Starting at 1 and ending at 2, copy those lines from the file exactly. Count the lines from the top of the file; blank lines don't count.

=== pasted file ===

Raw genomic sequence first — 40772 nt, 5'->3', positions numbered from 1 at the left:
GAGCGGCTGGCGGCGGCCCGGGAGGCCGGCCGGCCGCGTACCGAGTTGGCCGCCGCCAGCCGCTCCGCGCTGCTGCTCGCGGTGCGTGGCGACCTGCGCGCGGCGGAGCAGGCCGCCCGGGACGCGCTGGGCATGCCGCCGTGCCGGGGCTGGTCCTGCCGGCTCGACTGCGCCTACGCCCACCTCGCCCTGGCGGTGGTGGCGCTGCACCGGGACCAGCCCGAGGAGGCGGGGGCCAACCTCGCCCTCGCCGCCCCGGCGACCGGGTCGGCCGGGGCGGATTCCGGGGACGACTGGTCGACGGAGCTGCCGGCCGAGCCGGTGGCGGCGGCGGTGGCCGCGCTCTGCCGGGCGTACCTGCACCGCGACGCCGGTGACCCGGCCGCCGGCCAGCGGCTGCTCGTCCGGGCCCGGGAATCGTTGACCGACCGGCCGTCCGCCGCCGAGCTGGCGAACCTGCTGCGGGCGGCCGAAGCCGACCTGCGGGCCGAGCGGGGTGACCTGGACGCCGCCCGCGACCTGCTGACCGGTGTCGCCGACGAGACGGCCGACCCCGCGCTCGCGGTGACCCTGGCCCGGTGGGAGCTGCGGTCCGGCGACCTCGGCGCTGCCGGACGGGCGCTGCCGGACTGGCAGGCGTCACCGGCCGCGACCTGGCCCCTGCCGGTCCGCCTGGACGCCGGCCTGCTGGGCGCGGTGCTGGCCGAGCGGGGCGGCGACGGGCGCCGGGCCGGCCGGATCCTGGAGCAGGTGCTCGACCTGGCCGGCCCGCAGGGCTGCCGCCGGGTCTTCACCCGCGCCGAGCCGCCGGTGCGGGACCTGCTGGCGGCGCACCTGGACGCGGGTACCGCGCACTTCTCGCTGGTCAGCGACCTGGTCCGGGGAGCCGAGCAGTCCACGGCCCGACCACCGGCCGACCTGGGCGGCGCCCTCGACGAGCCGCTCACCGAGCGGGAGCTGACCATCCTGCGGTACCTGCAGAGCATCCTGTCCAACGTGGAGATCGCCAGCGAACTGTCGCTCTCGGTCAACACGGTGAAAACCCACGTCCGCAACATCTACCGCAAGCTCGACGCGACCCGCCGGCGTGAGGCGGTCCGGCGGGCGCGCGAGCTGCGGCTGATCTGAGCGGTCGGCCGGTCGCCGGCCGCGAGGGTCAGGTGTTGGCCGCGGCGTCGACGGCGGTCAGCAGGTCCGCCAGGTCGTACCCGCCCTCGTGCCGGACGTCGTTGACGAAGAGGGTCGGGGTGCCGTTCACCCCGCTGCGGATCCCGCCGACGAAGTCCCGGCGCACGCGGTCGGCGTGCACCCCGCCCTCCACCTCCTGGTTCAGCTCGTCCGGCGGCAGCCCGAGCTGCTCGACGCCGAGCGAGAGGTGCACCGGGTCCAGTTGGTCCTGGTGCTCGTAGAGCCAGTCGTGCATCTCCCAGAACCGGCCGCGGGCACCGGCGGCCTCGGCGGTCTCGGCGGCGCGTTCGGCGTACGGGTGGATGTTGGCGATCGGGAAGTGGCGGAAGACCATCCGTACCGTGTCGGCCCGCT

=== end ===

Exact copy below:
Raw genomic sequence first — 40772 nt, 5'->3', positions numbered from 1 at the left:
GAGCGGCTGGCGGCGGCCCGGGAGGCCGGCCGGCCGCGTACCGAGTTGGCCGCCGCCAGCCGCTCCGCGCTGCTGCTCGCGGTGCGTGGCGACCTGCGCGCGGCGGAGCAGGCCGCCCGGGACGCGCTGGGCATGCCGCCGTGCCGGGGCTGGTCCTGCCGGCTCGACTGCGCCTACGCCCACCTCGCCCTGGCGGTGGTGGCGCTGCACCGGGACCAGCCCGAGGAGGCGGGGGCCAACCTCGCCCTCGCCGCCCCGGCGACCGGGTCGGCCGGGGCGGATTCCGGGGACGACTGGTCGACGGAGCTGCCGGCCGAGCCGGTGGCGGCGGCGGTGGCCGCGCTCTGCCGGGCGTACCTGCACCGCGACGCCGGTGACCCGGCCGCCGGCCAGCGGCTGCTCGTCCGGGCCCGGGAATCGTTGACCGACCGGCCGTCCGCCGCCGAGCTGGCGAACCTGCTGCGGGCGGCCGAAGCCGACCTGCGGGCCGAGCGGGGTGACCTGGACGCCGCCCGCGACCTGCTGACCGGTGTCGCCGACGAGACGGCCGACCCCGCGCTCGCGGTGACCCTGGCCCGGTGGGAGCTGCGGTCCGGCGACCTCGGCGCTGCCGGACGGGCGCTGCCGGACTGGCAGGCGTCACCGGCCGCGACCTGGCCCCTGCCGGTCCGCCTGGACGCCGGCCTGCTGGGCGCGGTGCTGGCCGAGCGGGGCGGCGACGGGCGCCGGGCCGGCCGGATCCTGGAGCAGGTGCTCGACCTGGCCGGCCCGCAGGGCTGCCGCCGGGTCTTCACCCGCGCCGAGCCGCCGGTGCGGGACCTGCTGGCGGCGCACCTGGACGCGGGTACCGCGCACTTCTCGCTGGTCAGCGACCTGGTCCGGGGAGCCGAGCAGTCCACGGCCCGACCACCGGCCGACCTGGGCGGCGCCCTCGACGAGCCGCTCACCGAGCGGGAGCTGACCATCCTGCGGTACCTGCAGAGCATCCTGTCCAACGTGGAGATCGCCAGCGAACTGTCGCTCTCGGTCAACACGGTGAAAACCCACGTCCGCAACATCTACCGCAAGCTCGACGCGACCCGCCGGCGTGAGGCGGTCCGGCGGGCGCGCGAGCTGCGGCTGATCTGAGCGGTCGGCCGGTCGCCGGCCGCGAGGGTCAGGTGTTGGCCGCGGCGTCGACGGCGGTCAGCAGGTCCGCCAGGTCGTACCCGCCCTCGTGCCGGACGTCGTTGACGAAGAGGGTCGGGGTGCCGTTCACCCCGCTGCGGATCCCGCCGACGAAGTCCCGGCGCACGCGGTCGGCGTGCACCCCGCCCTCCACCTCCTGGTTCAGCTCGTCCGGCGGCAGCCCGAGCTGCTCGACGCCGAGCGAGAGGTGCACCGGGTCCAGTTGGTCCTGGTGCTCGTAGAGCCAGTCGTGCATCTCCCAGAACCGGCCGCGGGCACCGGCGGCCTCGGCGGTCTCGGCGGCGCGTTCGGCGTACGGGTGGATGTTGGCGATCGGGAAGTGGCGGAAGACCATCCGTACCGTGTCGGCCCGCT